Camping pods - luxury cabins without the luxury price
A pod, you say? Don’t mind if we do. Not only does it sound fantastically sci-fi, but a camping pod or holiday cabin is waterproof, cosy, can sleep up to five and is available all around the country, with more pod parks sprouting up all the time.
Here are five of our most popular camping pod parks:
The Quiet Site, Penrith, Cumbria: Ideally positioned for the North and South Lakes and open all year, with walking among the stunning fells overlooking Lake Ullswater. Pods sleep two adults and two children and start from £35 a night.
Bryn Dwr, Wrexham, North Wales: These pods are only 50 metres from Offa's Dyke path and have their own deckand are dog-friendly. Pods start from £40 a night, sleeping up to four.
Two Hoots Campsite, Hampshire: Adult-only pods in a bluebell grove, with the New Forest, South Downs and a heritage railway on the doorstep. Two Hoots is open all year round and has heated pods with king-size beds from £60 a night.
Wootton Park, Warwickshire: Everything from bedding to bathrobes is supplied in these pods, with breakfast available in the old farmhouse. Open all year apart from New Year's Day, with pods from £65.
Lee Wick Farm Cottages and Camping: Small Essex farm, mega glamping pod. The mega pod at Lee Wick comes with a kitchen area, its own shower and an iPod/iPhone Dock with DAB radio. It sleeps up to four and starts from £45 a night: dogs are welcome too.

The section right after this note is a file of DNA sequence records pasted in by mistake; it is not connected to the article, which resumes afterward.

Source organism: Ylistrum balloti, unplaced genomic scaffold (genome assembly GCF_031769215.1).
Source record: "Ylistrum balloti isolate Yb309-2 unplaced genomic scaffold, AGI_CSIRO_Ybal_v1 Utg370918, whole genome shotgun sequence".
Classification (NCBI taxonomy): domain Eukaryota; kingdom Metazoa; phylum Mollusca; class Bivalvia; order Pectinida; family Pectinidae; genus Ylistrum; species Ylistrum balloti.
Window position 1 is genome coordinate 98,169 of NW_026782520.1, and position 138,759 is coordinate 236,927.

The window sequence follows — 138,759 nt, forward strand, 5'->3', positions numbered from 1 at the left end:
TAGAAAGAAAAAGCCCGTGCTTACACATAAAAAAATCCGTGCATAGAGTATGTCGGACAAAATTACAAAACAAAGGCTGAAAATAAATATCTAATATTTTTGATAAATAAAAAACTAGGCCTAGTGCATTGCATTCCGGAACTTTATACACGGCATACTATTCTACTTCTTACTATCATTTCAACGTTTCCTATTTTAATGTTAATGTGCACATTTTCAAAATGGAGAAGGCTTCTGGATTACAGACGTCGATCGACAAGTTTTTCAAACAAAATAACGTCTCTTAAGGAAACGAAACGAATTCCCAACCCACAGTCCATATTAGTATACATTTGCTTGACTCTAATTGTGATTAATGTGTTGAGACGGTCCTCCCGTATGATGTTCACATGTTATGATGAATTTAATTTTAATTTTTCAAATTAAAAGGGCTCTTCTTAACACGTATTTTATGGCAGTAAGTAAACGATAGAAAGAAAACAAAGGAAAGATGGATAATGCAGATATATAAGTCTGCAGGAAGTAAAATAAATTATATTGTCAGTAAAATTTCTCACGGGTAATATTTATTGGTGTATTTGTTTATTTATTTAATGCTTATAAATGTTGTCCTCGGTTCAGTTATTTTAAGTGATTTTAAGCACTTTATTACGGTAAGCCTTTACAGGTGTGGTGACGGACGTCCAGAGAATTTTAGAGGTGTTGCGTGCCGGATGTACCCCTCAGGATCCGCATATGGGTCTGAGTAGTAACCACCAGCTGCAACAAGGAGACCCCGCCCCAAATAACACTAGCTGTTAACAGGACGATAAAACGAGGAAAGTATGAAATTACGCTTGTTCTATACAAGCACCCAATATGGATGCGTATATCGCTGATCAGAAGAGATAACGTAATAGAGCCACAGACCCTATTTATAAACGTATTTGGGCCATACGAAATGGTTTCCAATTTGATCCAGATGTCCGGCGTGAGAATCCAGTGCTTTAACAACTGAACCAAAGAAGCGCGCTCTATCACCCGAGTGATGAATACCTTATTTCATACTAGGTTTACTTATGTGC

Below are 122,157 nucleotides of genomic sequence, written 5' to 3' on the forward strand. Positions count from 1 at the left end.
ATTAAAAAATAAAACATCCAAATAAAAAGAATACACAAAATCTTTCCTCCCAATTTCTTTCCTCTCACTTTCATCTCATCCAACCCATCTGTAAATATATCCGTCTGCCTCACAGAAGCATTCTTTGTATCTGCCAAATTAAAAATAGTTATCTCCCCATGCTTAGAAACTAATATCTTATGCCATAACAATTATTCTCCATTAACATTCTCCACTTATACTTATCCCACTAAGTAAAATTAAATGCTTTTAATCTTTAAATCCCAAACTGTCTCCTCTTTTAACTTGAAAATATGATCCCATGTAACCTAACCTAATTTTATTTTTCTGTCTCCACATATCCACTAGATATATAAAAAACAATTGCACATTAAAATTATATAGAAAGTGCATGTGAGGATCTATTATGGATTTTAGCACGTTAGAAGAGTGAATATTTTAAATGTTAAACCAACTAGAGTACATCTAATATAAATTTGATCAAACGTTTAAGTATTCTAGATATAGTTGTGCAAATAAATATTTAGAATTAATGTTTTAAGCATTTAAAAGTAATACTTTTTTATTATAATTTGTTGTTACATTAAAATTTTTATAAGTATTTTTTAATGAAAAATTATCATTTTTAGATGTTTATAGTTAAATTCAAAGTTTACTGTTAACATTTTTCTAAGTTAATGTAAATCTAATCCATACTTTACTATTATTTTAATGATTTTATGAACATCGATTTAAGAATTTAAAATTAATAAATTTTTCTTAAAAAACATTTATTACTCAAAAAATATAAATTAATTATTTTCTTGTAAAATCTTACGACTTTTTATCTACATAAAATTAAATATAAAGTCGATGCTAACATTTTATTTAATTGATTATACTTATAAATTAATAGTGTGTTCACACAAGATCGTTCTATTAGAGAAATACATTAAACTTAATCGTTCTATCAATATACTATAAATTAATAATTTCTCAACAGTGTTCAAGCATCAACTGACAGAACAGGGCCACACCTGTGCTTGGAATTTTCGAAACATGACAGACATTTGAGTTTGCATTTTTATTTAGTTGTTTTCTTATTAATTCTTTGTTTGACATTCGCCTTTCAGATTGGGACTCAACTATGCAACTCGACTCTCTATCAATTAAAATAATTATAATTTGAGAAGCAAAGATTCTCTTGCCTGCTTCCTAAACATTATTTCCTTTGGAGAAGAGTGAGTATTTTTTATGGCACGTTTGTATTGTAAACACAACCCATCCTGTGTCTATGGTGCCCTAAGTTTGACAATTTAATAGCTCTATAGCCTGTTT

For those scratching their head about what exactly a camping pod is, scratch no more. A step up from the traditional bothy, a camping pod is one of the more affordable glamping experiences and can be had all year round. A pod is probably best described as a wooden tent, simple enough in structure but able to be made into anything you want, whether you fancy transforming it into a luxury boudoir for the weekend or keeping it austere for a ‘get away from it all’ break. Whatever the time of year, your camping pod will be properly toasty and cosy against the outside weather, normally with double glazing for the windows and sheep’s wool insulation for the walls.
It'll depend on the individual campsite owner what’s available in your pod and what you need to bring – some will have beds or mattresses and for others you’ll have to bring your own bed roll. Electricity is also dependent on the different sites – if you have a hookup you’ll probably find a heater and a cool box already inside the pod, but check with the owners exactly what’s there and what you need to bring.
If you’re driving, you can assemble a pod kit and travel around the country checking camping pod sites for rent nationwide - with the added attraction that no-one will be able to find you if you're smart enough not to leave a trail on Facebook.
Camping pods have been becoming more and more popular in the past couple of years, with pods available in all parts of the country and on all different types of campsites and parks, from family-friendly to pod sites where campfires are allowed. To find your ideal camping pod park, use the filters to the left of the search page to find a park according to rules, theme, leisure on site or nearby, price, availability and more. And when you've had your pod hol, don't forget to leave a review to be in with the chance of winning a £250 Amazon voucher. Happy podding!